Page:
Corporation tax is 20%, rising to between 25% and 50% for certain oil and gas businesses. The standard VAT rate is 10%, although at the time of writing, there is a temporary reduction to 8% in place for the first six months of 2024.

There are three main types of social security contribution in Vietnam:

  • Social insurance: 17.5% employer, 8% employee
  • Health insurance: 3% employer, 1.5% employee
  • Unemployment insurance: 1% employer, 1% employee

Holidays and Leave

Employees in Vietnam get 12 working days of paid leave per year and receive one further day per year for every five years of service with the same employer. Vietnam has 12 public holidays per year, seven of which comprise the week-long Tet festival, which normally falls in January or February.

Maternity leave is six months, and a maximum of two months of this can be taken before the birth. Paternity leave entitlement is five days. Both of these are paid at full salary by social security. Parental leave is 20 working days per year for the first three years of the child’s life, and 15 working days per year for the following four, and is paid by social security at 75% of normal salary.

Sick pay is covered by social security at 75% of normal salary, although the maximum scope of payments varies according to how many years employees have paid into the Social Insurance Fund. It starts at 30 days per year, rising to 40 days after 15 years of payments, and 60 days after 30 years of payments. Employees requiring long-term care (on a specific list compiled by the Ministry of Health) get 180 days at 75% salary, plus a further 180 days at 45-65% of their salary if required.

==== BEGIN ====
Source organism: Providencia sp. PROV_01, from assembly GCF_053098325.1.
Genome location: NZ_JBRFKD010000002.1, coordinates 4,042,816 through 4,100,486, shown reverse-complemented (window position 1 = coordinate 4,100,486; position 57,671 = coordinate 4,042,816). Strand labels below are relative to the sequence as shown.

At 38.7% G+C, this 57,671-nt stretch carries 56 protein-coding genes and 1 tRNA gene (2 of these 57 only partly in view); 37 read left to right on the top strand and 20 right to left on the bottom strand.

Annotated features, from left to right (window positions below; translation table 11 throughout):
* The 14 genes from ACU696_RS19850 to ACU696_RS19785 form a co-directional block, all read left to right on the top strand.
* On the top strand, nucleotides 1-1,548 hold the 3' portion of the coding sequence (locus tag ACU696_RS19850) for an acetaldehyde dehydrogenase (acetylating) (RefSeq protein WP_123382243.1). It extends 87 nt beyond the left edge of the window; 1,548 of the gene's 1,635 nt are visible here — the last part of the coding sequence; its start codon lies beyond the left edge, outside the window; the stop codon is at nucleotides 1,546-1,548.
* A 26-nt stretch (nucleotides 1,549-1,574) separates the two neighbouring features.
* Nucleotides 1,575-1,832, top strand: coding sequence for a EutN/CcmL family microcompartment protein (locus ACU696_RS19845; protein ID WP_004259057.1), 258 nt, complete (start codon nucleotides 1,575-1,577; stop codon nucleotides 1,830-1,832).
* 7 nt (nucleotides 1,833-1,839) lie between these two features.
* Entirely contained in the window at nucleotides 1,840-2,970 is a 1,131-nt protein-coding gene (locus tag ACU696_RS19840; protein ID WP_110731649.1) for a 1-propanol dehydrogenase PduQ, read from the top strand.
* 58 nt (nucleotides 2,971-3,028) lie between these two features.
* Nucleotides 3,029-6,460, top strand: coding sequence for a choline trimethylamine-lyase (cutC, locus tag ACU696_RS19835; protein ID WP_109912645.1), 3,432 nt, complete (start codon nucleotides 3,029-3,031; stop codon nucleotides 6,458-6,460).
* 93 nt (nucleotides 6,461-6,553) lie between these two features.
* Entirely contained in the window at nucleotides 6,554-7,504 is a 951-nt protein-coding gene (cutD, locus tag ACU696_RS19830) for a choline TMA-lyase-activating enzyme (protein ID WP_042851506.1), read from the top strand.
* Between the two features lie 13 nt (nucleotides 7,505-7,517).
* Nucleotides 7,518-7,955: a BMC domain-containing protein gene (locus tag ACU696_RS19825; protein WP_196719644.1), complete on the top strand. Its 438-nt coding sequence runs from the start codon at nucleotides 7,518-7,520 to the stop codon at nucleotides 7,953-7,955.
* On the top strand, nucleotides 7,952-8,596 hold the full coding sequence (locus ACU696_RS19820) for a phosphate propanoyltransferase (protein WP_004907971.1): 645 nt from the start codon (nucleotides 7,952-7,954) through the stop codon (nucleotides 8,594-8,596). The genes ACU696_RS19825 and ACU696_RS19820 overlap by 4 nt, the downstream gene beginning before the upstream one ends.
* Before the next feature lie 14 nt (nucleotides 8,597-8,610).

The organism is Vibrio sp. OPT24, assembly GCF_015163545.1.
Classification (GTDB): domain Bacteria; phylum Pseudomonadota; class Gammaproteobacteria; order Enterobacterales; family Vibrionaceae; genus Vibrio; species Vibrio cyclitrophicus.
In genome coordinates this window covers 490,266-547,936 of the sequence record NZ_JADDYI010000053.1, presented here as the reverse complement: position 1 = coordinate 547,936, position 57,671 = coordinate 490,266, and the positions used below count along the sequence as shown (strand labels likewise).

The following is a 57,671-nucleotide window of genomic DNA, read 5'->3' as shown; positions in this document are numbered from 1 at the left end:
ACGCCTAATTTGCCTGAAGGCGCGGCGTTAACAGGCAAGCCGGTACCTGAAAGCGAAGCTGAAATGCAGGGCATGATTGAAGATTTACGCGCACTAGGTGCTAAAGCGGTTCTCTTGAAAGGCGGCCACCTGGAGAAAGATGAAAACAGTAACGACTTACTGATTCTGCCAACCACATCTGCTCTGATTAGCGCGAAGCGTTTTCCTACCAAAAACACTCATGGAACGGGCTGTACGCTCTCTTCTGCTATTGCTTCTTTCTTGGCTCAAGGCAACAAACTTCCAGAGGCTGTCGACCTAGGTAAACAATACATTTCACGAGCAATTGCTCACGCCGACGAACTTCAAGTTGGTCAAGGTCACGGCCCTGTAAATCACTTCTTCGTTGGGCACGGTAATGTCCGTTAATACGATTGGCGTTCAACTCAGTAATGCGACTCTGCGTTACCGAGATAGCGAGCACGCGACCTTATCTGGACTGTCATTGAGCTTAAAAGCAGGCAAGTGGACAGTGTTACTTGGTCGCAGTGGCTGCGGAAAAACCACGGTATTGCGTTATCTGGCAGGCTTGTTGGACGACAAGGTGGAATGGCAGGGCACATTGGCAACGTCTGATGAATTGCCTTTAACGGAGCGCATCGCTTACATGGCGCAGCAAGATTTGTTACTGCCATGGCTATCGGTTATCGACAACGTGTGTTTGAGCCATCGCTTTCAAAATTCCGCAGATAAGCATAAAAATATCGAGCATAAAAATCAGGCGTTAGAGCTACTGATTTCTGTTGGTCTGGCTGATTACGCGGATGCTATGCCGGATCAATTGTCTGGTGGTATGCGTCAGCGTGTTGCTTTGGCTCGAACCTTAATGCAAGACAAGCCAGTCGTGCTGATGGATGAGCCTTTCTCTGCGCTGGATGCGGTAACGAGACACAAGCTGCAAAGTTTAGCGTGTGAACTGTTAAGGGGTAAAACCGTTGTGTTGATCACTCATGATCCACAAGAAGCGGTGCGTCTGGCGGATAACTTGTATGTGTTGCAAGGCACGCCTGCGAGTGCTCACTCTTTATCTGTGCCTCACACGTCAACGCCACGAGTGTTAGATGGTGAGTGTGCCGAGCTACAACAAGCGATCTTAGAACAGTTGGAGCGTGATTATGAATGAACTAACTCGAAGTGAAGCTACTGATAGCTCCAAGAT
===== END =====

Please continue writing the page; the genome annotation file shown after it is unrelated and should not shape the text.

Employees also get three days’ paid leave for a family bereavement, three days if getting married, and one day if their child is getting married.

It should be noted that non-resident workers are not subject to these regulations around maternity, parental and sick leave: these are entirely up for negotiation with employers.

In Summary

Foreign businesses and workers are often given different treatment in the Vietnamese market to local workers and companies. This adds an extra layer of complication from a payroll and compliance perspective and makes it very easy to fall foul of the law if you employ both Vietnamese and foreign workers. To keep on top of all things payroll, we would strongly recommend teaming up with a global payroll partner.

This article is for informational purposes only and is not intended to convey or constitute legal or any other advice. It is not a substitute for advice from a qualified professional.